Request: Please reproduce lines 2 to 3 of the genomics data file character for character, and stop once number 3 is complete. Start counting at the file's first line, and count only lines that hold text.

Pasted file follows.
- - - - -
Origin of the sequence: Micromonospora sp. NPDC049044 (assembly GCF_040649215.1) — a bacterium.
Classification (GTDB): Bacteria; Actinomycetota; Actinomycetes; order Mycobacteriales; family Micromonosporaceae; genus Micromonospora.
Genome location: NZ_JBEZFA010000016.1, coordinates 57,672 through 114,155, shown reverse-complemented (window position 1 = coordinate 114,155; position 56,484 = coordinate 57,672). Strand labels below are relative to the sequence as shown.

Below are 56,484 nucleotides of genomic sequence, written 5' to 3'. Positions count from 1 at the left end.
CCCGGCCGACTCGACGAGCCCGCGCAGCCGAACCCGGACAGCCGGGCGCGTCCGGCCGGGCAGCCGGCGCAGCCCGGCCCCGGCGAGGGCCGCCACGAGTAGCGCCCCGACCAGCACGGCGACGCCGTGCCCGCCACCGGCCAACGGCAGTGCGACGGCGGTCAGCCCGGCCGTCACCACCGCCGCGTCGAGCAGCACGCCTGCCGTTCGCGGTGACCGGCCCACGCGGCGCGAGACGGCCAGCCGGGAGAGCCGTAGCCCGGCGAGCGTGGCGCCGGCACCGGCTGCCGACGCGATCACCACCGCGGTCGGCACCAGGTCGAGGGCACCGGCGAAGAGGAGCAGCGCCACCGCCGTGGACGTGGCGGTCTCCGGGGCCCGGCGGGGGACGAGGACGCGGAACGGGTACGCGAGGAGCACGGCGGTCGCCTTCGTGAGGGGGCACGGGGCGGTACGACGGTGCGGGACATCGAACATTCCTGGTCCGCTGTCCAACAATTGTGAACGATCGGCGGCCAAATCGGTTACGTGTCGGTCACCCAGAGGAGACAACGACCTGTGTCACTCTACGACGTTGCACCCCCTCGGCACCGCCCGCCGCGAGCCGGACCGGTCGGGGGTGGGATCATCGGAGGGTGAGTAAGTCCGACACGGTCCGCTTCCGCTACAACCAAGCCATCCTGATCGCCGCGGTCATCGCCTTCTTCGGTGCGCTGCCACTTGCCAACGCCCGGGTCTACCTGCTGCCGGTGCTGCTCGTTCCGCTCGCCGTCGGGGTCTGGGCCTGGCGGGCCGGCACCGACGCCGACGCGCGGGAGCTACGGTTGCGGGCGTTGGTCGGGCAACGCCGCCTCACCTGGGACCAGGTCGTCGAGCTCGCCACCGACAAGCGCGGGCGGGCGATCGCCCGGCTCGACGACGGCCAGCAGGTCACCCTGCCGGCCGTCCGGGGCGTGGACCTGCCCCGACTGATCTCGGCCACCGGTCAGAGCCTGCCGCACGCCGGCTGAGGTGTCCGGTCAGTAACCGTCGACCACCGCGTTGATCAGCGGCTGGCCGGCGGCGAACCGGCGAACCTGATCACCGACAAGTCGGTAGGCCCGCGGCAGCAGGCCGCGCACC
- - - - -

Classification (GTDB): Bacteria; Actinomycetota; Actinomycetes; order Mycobacteriales; family Micromonosporaceae; genus Micromonospora.
Genome location: NZ_JBEZFA010000016.1, coordinates 57,672 through 114,155, shown reverse-complemented (window position 1 = coordinate 114,155; position 56,484 = coordinate 57,672). Strand labels below are relative to the sequence as shown.